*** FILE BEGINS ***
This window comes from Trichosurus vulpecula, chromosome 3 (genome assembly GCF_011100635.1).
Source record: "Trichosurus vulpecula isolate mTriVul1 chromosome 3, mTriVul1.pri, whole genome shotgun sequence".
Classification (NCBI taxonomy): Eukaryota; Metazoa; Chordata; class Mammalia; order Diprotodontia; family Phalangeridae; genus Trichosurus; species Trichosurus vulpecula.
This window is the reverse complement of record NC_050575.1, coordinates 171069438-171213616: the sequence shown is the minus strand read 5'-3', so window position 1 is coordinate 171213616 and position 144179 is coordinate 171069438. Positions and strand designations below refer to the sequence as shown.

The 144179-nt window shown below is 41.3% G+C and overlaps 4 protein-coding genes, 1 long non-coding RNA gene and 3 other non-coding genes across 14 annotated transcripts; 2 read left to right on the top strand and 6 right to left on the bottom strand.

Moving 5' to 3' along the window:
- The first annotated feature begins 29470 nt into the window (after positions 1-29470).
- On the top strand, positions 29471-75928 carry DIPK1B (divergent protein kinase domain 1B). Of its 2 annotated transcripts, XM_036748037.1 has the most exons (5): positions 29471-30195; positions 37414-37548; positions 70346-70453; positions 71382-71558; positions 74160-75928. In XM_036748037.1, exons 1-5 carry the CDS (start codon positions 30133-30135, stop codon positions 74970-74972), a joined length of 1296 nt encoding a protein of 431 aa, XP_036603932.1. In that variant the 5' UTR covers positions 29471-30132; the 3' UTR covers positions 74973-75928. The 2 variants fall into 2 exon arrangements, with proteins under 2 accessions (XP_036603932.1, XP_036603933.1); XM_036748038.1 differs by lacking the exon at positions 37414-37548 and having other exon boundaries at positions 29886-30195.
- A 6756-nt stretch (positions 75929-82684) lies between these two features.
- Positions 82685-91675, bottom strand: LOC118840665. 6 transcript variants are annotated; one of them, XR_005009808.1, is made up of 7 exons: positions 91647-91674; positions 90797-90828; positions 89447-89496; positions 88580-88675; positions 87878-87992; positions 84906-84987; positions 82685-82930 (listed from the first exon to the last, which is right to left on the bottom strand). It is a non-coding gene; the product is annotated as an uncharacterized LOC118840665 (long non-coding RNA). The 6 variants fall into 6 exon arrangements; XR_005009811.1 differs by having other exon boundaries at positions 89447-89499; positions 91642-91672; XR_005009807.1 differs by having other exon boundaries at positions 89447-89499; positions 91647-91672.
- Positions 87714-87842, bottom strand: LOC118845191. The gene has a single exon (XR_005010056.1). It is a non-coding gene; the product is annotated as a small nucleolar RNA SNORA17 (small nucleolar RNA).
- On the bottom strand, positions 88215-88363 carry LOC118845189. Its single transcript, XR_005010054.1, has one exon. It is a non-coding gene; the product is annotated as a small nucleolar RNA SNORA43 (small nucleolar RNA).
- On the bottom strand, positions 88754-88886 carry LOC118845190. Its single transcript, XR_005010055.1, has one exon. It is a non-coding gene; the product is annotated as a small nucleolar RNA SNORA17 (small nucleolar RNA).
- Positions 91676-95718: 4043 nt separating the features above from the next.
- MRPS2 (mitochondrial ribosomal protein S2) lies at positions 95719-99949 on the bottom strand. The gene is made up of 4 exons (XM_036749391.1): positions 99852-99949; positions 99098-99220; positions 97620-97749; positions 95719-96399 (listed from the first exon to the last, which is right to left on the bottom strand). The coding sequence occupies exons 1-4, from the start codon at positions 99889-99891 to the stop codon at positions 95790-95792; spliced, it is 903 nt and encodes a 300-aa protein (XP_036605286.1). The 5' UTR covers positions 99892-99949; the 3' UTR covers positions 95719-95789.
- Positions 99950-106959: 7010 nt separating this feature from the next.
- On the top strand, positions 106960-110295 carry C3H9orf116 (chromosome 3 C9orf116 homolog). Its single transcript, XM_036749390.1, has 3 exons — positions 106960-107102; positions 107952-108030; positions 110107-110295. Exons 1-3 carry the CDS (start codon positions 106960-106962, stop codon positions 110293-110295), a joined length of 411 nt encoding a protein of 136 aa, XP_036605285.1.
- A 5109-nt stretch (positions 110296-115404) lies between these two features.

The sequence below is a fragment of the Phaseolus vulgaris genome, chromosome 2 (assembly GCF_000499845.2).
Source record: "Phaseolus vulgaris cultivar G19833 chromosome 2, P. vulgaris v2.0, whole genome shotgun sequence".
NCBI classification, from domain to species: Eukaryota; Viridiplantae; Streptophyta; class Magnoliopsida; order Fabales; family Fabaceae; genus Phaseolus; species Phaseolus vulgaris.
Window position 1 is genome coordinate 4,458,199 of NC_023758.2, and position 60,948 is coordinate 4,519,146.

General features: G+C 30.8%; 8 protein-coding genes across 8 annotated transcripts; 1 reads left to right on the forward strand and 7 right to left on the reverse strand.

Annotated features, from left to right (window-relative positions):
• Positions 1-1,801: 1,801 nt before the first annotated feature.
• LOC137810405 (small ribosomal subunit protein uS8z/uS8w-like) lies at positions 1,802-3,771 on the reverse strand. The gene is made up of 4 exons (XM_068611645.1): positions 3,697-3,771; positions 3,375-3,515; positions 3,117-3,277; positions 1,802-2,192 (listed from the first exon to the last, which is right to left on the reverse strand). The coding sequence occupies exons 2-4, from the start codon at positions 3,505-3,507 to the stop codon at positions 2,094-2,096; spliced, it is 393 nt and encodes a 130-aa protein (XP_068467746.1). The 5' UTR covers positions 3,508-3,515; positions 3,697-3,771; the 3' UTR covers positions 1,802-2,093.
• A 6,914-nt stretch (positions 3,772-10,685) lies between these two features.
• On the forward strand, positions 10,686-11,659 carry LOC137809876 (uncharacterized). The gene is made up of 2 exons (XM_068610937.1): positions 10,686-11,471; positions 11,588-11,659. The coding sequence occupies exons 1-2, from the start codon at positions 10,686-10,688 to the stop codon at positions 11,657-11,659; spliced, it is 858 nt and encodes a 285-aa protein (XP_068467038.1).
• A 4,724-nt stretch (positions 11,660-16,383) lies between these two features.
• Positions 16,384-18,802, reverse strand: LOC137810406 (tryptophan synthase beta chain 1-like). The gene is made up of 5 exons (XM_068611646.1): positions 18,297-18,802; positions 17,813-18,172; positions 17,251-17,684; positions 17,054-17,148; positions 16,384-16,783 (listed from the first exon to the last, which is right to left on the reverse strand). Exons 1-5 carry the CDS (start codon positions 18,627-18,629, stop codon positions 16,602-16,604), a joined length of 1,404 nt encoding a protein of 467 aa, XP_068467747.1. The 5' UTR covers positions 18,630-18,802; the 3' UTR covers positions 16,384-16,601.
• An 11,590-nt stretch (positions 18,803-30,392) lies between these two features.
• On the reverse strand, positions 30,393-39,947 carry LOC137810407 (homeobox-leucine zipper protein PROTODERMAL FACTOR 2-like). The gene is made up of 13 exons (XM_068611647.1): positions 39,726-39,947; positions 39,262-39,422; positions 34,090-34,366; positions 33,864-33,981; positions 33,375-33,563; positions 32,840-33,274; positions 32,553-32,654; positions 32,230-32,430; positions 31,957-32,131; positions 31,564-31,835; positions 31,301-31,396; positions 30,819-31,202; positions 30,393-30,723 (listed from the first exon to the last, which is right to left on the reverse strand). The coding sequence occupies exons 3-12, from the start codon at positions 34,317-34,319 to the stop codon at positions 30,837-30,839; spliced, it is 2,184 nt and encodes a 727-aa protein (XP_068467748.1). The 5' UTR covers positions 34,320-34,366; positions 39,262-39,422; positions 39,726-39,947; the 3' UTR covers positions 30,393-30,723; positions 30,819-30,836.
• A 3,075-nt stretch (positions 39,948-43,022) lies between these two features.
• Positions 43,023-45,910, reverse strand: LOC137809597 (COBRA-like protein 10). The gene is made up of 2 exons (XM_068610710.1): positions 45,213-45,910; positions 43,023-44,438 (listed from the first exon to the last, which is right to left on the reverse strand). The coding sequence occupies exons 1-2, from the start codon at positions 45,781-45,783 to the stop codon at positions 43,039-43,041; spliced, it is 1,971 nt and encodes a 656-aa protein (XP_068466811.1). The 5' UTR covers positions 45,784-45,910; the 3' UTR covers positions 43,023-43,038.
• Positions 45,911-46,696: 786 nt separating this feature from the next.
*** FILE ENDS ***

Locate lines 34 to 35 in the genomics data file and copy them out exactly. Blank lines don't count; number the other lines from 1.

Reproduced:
• Positions 43,023-45,910, reverse strand: LOC137809597 (COBRA-like protein 10). The gene is made up of 2 exons (XM_068610710.1): positions 45,213-45,910; positions 43,023-44,438 (listed from the first exon to the last, which is right to left on the reverse strand). The coding sequence occupies exons 1-2, from the start codon at positions 45,781-45,783 to the stop codon at positions 43,039-43,041; spliced, it is 1,971 nt and encodes a 656-aa protein (XP_068466811.1). The 5' UTR covers positions 45,784-45,910; the 3' UTR covers positions 43,023-43,038.
• Positions 45,911-46,696: 786 nt separating this feature from the next.